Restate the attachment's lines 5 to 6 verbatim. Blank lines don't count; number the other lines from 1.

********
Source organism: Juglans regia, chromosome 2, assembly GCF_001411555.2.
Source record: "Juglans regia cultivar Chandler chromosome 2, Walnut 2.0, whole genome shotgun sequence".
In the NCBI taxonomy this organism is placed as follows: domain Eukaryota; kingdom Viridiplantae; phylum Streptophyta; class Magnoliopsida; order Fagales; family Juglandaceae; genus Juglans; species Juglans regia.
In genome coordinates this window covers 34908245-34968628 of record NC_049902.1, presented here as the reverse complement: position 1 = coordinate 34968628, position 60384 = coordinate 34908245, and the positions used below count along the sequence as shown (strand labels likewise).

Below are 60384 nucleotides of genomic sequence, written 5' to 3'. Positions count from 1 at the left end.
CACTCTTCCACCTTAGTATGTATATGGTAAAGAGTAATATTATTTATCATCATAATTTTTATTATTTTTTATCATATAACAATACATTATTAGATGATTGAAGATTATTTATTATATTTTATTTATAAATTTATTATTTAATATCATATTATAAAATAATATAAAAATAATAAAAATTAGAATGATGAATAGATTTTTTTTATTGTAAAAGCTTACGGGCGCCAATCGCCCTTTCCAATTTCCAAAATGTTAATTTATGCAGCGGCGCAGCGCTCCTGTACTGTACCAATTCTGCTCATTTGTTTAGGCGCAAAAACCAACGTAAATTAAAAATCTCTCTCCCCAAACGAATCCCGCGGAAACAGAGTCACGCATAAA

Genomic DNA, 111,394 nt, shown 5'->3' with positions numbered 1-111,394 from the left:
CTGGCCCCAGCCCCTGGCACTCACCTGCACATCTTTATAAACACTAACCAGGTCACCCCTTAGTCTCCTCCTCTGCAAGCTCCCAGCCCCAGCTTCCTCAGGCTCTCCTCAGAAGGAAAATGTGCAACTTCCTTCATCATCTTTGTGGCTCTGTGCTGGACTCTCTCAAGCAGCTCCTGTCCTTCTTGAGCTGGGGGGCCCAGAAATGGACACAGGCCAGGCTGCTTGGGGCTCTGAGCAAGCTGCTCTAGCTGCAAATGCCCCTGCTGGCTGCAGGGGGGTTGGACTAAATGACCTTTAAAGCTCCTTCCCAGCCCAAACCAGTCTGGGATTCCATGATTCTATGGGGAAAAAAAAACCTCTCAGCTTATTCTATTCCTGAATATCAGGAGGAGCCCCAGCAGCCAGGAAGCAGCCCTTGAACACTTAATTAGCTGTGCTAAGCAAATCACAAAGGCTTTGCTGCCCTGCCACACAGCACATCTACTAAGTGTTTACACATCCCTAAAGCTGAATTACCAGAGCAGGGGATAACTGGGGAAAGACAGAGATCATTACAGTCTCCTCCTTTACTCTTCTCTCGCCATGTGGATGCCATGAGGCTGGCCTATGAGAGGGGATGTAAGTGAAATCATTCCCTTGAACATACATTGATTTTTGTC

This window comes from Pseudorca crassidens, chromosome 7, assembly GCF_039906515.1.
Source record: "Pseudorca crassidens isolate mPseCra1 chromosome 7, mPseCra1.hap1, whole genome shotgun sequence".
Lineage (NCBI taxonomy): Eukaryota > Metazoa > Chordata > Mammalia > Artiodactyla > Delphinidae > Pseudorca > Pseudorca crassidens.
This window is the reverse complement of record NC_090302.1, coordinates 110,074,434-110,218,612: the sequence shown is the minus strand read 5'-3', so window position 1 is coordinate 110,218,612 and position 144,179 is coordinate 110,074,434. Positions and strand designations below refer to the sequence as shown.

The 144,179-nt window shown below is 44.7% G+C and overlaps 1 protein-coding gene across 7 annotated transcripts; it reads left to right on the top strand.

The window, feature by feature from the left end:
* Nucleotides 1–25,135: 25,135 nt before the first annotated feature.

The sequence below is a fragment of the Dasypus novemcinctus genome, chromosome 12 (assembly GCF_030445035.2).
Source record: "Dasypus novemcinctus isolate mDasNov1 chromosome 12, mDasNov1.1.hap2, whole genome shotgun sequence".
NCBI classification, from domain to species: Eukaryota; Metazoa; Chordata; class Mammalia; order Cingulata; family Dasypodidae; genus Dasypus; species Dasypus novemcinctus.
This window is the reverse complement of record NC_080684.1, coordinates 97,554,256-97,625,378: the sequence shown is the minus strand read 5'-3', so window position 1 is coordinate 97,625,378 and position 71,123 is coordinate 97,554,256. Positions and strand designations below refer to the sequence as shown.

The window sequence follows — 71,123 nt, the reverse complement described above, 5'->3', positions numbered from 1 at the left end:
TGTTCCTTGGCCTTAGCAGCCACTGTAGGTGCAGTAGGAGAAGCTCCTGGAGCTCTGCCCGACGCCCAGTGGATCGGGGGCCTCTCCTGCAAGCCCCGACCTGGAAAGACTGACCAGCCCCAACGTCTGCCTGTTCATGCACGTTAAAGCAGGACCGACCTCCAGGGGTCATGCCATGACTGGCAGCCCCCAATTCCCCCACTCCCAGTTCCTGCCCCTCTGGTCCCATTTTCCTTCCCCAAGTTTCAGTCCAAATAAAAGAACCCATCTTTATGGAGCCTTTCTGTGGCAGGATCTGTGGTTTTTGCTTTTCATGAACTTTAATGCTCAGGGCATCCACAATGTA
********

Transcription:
Below are 60384 nucleotides of genomic sequence, written 5' to 3'. Positions count from 1 at the left end.
CACTCTTCCACCTTAGTATGTATATGGTAAAGAGTAATATTATTTATCATCATAATTTTTATTATTTTTTATCATATAACAATACATTATTAGATGATTGAAGATTATTTATTATATTTTATTTATAAATTTATTATTTAATATCATATTATAAAATAATATAAAAATAATAAAAATTAGAATGATGAATAGATTTTTTTTATTGTAAAAGCTTACGGGCGCCAATCGCCCTTTCCAATTTCCAAAATGTTAATTTATGCAGCGGCGCAGCGCTCCTGTACTGTACCAATTCTGCTCATTTGTTTAGGCGCAAAAACCAACGTAAATTAAAAATCTCTCTCCCCAAACGAATCCCGCGGAAACAGAGTCACGCATAAA